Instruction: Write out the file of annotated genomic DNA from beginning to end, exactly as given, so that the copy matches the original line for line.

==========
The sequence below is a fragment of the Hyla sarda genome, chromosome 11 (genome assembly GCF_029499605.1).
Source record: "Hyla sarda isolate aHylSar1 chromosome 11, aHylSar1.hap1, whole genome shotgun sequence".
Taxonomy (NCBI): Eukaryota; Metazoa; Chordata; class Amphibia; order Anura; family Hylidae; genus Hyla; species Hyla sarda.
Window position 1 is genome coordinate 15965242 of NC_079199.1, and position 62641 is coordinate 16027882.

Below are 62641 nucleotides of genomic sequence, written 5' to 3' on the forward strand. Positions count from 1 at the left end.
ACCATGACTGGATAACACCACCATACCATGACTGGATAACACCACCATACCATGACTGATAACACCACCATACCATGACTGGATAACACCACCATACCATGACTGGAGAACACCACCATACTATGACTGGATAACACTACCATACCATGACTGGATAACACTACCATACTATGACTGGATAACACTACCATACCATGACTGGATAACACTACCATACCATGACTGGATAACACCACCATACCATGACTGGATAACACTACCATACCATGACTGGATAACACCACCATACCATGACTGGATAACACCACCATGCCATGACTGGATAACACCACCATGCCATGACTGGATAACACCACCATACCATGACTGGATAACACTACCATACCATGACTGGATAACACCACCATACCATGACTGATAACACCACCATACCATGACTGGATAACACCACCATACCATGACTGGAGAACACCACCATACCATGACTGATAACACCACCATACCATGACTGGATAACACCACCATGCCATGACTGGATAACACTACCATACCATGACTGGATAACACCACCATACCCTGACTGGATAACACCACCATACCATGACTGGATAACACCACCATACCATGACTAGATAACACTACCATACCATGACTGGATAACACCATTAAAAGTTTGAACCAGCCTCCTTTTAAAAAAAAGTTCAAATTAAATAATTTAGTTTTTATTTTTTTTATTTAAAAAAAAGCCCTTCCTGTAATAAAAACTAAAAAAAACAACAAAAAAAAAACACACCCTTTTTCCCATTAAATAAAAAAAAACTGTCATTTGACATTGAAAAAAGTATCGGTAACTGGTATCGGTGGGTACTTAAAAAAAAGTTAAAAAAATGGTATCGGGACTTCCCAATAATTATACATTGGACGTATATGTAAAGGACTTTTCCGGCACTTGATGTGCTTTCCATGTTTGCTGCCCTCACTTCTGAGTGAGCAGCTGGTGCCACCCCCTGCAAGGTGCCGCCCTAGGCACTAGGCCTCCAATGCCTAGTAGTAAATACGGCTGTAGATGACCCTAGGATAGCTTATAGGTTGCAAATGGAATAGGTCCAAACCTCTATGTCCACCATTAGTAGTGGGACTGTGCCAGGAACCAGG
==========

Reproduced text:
The sequence below is a fragment of the Hyla sarda genome, chromosome 11 (genome assembly GCF_029499605.1).
Source record: "Hyla sarda isolate aHylSar1 chromosome 11, aHylSar1.hap1, whole genome shotgun sequence".
Taxonomy (NCBI): Eukaryota; Metazoa; Chordata; class Amphibia; order Anura; family Hylidae; genus Hyla; species Hyla sarda.
Window position 1 is genome coordinate 15965242 of NC_079199.1, and position 62641 is coordinate 16027882.

Below are 62641 nucleotides of genomic sequence, written 5' to 3' on the forward strand. Positions count from 1 at the left end.
ACCATGACTGGATAACACCACCATACCATGACTGGATAACACCACCATACCATGACTGATAACACCACCATACCATGACTGGATAACACCACCATACCATGACTGGAGAACACCACCATACTATGACTGGATAACACTACCATACCATGACTGGATAACACTACCATACTATGACTGGATAACACTACCATACCATGACTGGATAACACTACCATACCATGACTGGATAACACCACCATACCATGACTGGATAACACTACCATACCATGACTGGATAACACCACCATACCATGACTGGATAACACCACCATGCCATGACTGGATAACACCACCATGCCATGACTGGATAACACCACCATACCATGACTGGATAACACTACCATACCATGACTGGATAACACCACCATACCATGACTGATAACACCACCATACCATGACTGGATAACACCACCATACCATGACTGGAGAACACCACCATACCATGACTGATAACACCACCATACCATGACTGGATAACACCACCATGCCATGACTGGATAACACTACCATACCATGACTGGATAACACCACCATACCCTGACTGGATAACACCACCATACCATGACTGGATAACACCACCATACCATGACTAGATAACACTACCATACCATGACTGGATAACACCATTAAAAGTTTGAACCAGCCTCCTTTTAAAAAAAAGTTCAAATTAAATAATTTAGTTTTTATTTTTTTTATTTAAAAAAAAGCCCTTCCTGTAATAAAAACTAAAAAAAACAACAAAAAAAAAACACACCCTTTTTCCCATTAAATAAAAAAAAACTGTCATTTGACATTGAAAAAAGTATCGGTAACTGGTATCGGTGGGTACTTAAAAAAAAGTTAAAAAAATGGTATCGGGACTTCCCAATAATTATACATTGGACGTATATGTAAAGGACTTTTCCGGCACTTGATGTGCTTTCCATGTTTGCTGCCCTCACTTCTGAGTGAGCAGCTGGTGCCACCCCCTGCAAGGTGCCGCCCTAGGCACTAGGCCTCCAATGCCTAGTAGTAAATACGGCTGTAGATGACCCTAGGATAGCTTATAGGTTGCAAATGGAATAGGTCCAAACCTCTATGTCCACCATTAGTAGTGGGACTGTGCCAGGAACCAGG